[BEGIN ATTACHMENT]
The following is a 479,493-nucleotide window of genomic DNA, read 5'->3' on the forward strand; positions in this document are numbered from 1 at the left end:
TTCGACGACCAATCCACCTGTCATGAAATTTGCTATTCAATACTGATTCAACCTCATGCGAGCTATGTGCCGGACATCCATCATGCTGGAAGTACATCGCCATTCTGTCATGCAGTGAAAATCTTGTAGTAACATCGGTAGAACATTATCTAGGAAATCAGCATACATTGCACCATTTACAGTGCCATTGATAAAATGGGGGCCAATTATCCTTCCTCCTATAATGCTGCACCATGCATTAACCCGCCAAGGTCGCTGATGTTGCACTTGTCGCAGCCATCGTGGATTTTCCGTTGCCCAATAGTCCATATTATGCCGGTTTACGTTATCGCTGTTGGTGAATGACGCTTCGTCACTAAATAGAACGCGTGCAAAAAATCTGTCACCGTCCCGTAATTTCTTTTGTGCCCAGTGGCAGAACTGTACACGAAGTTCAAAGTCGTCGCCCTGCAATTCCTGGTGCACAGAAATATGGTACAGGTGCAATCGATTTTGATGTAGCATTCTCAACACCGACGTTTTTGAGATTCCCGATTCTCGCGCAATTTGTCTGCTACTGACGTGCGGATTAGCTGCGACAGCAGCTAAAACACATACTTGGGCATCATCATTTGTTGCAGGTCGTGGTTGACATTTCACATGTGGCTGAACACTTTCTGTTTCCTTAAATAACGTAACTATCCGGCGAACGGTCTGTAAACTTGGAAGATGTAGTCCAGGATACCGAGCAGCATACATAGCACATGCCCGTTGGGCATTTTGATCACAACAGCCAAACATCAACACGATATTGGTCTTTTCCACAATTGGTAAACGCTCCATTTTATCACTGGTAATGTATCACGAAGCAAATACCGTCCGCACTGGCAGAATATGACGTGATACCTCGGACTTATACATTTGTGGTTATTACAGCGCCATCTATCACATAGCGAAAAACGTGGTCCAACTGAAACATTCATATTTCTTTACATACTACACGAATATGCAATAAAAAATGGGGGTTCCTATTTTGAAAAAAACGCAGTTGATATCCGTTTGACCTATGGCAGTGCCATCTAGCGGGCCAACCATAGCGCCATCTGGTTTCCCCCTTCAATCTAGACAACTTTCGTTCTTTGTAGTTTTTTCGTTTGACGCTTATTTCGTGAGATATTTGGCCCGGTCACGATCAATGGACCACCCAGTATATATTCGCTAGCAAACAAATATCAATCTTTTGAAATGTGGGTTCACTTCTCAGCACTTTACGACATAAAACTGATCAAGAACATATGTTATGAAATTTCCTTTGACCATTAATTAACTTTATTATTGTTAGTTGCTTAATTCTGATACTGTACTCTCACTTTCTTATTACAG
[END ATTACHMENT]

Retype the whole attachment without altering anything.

The following is a 479,493-nucleotide window of genomic DNA, read 5'->3' on the forward strand; positions in this document are numbered from 1 at the left end:
TTCGACGACCAATCCACCTGTCATGAAATTTGCTATTCAATACTGATTCAACCTCATGCGAGCTATGTGCCGGACATCCATCATGCTGGAAGTACATCGCCATTCTGTCATGCAGTGAAAATCTTGTAGTAACATCGGTAGAACATTATCTAGGAAATCAGCATACATTGCACCATTTACAGTGCCATTGATAAAATGGGGGCCAATTATCCTTCCTCCTATAATGCTGCACCATGCATTAACCCGCCAAGGTCGCTGATGTTGCACTTGTCGCAGCCATCGTGGATTTTCCGTTGCCCAATAGTCCATATTATGCCGGTTTACGTTATCGCTGTTGGTGAATGACGCTTCGTCACTAAATAGAACGCGTGCAAAAAATCTGTCACCGTCCCGTAATTTCTTTTGTGCCCAGTGGCAGAACTGTACACGAAGTTCAAAGTCGTCGCCCTGCAATTCCTGGTGCACAGAAATATGGTACAGGTGCAATCGATTTTGATGTAGCATTCTCAACACCGACGTTTTTGAGATTCCCGATTCTCGCGCAATTTGTCTGCTACTGACGTGCGGATTAGCTGCGACAGCAGCTAAAACACATACTTGGGCATCATCATTTGTTGCAGGTCGTGGTTGACATTTCACATGTGGCTGAACACTTTCTGTTTCCTTAAATAACGTAACTATCCGGCGAACGGTCTGTAAACTTGGAAGATGTAGTCCAGGATACCGAGCAGCATACATAGCACATGCCCGTTGGGCATTTTGATCACAACAGCCAAACATCAACACGATATTGGTCTTTTCCACAATTGGTAAACGCTCCATTTTATCACTGGTAATGTATCACGAAGCAAATACCGTCCGCACTGGCAGAATATGACGTGATACCTCGGACTTATACATTTGTGGTTATTACAGCGCCATCTATCACATAGCGAAAAACGTGGTCCAACTGAAACATTCATATTTCTTTACATACTACACGAATATGCAATAAAAAATGGGGGTTCCTATTTTGAAAAAAACGCAGTTGATATCCGTTTGACCTATGGCAGTGCCATCTAGCGGGCCAACCATAGCGCCATCTGGTTTCCCCCTTCAATCTAGACAACTTTCGTTCTTTGTAGTTTTTTCGTTTGACGCTTATTTCGTGAGATATTTGGCCCGGTCACGATCAATGGACCACCCAGTATATATTCGCTAGCAAACAAATATCAATCTTTTGAAATGTGGGTTCACTTCTCAGCACTTTACGACATAAAACTGATCAAGAACATATGTTATGAAATTTCCTTTGACCATTAATTAACTTTATTATTGTTAGTTGCTTAATTCTGATACTGTACTCTCACTTTCTTATTACAG